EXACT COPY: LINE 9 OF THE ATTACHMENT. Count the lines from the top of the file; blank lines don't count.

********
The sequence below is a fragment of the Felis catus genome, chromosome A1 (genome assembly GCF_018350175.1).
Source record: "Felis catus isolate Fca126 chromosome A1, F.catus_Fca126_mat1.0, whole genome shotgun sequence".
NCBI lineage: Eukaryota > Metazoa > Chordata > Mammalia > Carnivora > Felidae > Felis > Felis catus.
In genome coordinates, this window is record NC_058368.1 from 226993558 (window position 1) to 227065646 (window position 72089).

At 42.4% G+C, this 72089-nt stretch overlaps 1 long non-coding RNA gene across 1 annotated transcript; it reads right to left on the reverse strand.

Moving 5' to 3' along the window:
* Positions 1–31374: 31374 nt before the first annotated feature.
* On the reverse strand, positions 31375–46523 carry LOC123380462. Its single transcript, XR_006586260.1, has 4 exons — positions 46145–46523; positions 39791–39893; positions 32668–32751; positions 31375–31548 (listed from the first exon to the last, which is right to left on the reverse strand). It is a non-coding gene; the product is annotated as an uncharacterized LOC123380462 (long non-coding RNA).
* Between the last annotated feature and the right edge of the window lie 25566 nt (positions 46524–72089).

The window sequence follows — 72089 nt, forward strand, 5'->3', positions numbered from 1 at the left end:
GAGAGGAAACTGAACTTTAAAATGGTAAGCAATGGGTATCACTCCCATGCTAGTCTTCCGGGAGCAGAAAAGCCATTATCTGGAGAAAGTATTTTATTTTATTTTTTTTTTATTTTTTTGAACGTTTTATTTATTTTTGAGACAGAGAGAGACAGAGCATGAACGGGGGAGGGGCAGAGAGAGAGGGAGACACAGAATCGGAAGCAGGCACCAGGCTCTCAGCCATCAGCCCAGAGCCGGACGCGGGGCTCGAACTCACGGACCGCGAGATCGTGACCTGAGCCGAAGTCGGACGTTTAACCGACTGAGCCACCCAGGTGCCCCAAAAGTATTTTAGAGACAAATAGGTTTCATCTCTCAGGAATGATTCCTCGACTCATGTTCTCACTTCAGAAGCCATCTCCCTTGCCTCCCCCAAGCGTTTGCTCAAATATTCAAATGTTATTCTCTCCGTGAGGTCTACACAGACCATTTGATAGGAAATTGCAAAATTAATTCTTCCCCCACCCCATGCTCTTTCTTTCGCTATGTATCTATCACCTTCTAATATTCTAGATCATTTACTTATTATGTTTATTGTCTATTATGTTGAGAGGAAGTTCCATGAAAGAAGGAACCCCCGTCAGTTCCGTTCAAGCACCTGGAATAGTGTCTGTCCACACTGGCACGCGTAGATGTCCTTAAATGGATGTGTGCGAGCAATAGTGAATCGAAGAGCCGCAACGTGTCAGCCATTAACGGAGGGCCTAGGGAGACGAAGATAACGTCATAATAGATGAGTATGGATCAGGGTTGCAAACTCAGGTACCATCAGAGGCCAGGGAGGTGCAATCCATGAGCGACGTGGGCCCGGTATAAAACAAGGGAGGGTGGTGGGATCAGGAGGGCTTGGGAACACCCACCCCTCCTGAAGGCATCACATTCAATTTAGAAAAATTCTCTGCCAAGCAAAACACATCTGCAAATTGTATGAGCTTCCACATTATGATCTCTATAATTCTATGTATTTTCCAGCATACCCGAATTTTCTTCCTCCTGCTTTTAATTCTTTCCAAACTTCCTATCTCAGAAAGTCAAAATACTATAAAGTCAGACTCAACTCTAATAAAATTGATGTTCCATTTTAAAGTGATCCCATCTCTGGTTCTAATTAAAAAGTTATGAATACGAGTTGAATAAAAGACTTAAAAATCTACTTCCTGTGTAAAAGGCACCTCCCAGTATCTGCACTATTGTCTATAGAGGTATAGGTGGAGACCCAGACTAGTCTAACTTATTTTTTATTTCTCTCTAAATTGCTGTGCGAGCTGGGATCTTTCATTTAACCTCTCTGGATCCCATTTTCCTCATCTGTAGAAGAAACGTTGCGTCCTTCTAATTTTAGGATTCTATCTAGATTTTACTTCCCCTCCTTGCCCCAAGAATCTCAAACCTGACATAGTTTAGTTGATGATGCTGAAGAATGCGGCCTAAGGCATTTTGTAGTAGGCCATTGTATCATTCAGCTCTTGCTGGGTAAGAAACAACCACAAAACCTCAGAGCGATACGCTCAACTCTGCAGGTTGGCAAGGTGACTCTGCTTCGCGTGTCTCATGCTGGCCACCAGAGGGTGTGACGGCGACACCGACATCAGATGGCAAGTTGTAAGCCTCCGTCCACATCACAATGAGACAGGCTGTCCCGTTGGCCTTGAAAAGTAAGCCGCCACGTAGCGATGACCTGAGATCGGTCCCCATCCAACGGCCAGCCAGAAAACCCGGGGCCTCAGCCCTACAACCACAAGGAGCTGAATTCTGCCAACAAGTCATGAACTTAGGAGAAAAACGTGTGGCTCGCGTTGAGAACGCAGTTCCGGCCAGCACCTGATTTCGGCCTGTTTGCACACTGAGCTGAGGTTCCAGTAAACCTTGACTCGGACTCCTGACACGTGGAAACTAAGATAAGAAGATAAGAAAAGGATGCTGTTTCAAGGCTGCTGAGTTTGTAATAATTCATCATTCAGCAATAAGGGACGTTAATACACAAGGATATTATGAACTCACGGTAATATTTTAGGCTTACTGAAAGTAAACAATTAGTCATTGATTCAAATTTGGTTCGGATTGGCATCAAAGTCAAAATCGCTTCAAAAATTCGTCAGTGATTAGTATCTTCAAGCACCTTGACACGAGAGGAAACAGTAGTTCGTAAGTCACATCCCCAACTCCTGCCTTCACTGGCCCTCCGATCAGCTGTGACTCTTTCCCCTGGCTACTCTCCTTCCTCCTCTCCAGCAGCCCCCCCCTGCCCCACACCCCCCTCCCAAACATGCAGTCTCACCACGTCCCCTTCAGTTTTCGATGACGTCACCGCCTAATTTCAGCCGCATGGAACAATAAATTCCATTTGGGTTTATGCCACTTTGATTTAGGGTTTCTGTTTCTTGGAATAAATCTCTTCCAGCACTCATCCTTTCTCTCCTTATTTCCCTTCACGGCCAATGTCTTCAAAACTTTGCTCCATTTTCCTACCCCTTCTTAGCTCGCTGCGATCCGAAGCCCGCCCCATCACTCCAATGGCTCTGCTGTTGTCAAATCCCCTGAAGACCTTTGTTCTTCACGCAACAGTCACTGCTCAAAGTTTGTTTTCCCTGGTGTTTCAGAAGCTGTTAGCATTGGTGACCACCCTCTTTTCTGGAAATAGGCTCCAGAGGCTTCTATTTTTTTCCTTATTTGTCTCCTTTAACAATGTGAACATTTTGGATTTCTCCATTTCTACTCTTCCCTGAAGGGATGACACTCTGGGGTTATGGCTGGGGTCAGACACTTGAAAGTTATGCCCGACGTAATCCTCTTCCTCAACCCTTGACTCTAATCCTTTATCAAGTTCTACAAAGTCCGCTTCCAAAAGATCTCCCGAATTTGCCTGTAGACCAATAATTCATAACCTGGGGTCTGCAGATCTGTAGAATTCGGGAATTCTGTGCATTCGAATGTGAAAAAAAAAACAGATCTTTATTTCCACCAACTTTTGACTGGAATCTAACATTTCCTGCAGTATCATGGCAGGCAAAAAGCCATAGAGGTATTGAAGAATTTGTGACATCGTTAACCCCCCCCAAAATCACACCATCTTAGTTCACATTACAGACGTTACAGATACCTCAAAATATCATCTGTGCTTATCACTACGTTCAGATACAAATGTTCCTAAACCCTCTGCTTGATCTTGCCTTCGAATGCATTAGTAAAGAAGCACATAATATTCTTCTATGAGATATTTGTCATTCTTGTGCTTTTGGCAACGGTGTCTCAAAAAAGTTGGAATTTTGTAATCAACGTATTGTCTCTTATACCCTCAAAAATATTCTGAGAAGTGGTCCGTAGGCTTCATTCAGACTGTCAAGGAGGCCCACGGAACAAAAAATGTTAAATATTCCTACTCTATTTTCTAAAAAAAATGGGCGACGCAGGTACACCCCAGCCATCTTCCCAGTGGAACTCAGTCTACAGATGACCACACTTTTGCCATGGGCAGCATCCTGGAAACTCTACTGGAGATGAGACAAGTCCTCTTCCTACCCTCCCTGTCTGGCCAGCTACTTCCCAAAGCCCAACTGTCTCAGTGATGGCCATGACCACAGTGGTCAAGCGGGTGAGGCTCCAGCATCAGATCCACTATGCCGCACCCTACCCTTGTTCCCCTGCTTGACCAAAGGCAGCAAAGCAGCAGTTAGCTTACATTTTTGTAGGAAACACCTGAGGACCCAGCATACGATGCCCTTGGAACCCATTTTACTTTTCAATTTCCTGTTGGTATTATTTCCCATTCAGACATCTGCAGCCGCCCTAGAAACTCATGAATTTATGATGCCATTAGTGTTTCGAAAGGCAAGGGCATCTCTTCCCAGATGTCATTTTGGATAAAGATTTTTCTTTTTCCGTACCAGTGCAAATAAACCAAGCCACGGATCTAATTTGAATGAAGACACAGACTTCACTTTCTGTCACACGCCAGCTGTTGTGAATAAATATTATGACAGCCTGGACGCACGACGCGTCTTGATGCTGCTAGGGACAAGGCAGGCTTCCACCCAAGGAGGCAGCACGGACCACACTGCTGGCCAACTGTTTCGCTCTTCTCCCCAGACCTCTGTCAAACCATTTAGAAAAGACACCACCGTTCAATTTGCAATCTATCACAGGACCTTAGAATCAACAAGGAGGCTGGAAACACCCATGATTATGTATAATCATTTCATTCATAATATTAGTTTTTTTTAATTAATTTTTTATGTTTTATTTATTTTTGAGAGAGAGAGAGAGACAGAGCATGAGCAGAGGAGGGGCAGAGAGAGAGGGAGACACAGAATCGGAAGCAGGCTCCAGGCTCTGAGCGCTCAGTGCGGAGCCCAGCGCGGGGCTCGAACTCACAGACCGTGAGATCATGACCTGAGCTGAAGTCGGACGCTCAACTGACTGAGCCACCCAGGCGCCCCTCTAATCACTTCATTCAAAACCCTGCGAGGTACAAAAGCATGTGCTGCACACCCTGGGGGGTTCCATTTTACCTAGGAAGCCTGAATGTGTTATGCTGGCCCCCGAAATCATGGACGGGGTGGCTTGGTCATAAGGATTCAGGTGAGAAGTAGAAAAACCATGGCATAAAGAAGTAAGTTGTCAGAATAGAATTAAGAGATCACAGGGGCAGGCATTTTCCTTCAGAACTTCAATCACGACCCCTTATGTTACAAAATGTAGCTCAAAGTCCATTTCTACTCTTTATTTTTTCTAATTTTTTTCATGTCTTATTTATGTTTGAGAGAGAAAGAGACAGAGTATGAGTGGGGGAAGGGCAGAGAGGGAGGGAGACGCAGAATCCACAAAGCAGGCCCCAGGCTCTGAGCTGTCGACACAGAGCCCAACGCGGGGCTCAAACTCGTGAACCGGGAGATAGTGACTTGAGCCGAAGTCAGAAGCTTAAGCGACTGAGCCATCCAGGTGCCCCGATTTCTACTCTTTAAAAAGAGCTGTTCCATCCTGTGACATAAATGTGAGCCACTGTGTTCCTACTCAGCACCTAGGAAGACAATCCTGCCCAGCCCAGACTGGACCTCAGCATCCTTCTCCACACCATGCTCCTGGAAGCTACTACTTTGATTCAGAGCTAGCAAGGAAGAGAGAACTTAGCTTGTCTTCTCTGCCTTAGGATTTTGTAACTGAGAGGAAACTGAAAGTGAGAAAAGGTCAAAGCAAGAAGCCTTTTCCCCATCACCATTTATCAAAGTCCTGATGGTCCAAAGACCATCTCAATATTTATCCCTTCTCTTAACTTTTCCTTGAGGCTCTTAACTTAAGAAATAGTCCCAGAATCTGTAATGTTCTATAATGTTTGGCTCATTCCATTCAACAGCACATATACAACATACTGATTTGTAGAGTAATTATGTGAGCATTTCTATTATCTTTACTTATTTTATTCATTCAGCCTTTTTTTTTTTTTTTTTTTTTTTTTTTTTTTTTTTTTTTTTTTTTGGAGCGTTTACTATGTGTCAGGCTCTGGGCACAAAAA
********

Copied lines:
* Between the last annotated feature and the right edge of the window lie 25566 nt (positions 46524–72089).